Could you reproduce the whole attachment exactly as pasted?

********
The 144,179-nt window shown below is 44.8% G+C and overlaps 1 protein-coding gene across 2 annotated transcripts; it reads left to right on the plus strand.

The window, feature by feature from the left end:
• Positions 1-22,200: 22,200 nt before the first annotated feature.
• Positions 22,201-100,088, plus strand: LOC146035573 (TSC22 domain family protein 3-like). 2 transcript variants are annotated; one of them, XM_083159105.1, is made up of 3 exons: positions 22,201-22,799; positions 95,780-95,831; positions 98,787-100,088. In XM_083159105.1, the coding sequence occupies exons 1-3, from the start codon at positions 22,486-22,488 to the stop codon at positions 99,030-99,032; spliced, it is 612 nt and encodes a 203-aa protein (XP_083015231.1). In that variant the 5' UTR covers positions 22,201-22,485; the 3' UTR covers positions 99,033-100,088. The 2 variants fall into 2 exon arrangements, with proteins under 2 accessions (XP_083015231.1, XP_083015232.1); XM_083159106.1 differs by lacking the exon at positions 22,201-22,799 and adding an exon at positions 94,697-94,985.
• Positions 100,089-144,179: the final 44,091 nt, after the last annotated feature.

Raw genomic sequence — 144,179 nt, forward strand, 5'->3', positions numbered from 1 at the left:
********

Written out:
The 144,179-nt window shown below is 44.8% G+C and overlaps 1 protein-coding gene across 2 annotated transcripts; it reads left to right on the plus strand.

The window, feature by feature from the left end:
• Positions 1-22,200: 22,200 nt before the first annotated feature.
• Positions 22,201-100,088, plus strand: LOC146035573 (TSC22 domain family protein 3-like). 2 transcript variants are annotated; one of them, XM_083159105.1, is made up of 3 exons: positions 22,201-22,799; positions 95,780-95,831; positions 98,787-100,088. In XM_083159105.1, the coding sequence occupies exons 1-3, from the start codon at positions 22,486-22,488 to the stop codon at positions 99,030-99,032; spliced, it is 612 nt and encodes a 203-aa protein (XP_083015231.1). In that variant the 5' UTR covers positions 22,201-22,485; the 3' UTR covers positions 99,033-100,088. The 2 variants fall into 2 exon arrangements, with proteins under 2 accessions (XP_083015231.1, XP_083015232.1); XM_083159106.1 differs by lacking the exon at positions 22,201-22,799 and adding an exon at positions 94,697-94,985.
• Positions 100,089-144,179: the final 44,091 nt, after the last annotated feature.

Raw genomic sequence — 144,179 nt, forward strand, 5'->3', positions numbered from 1 at the left: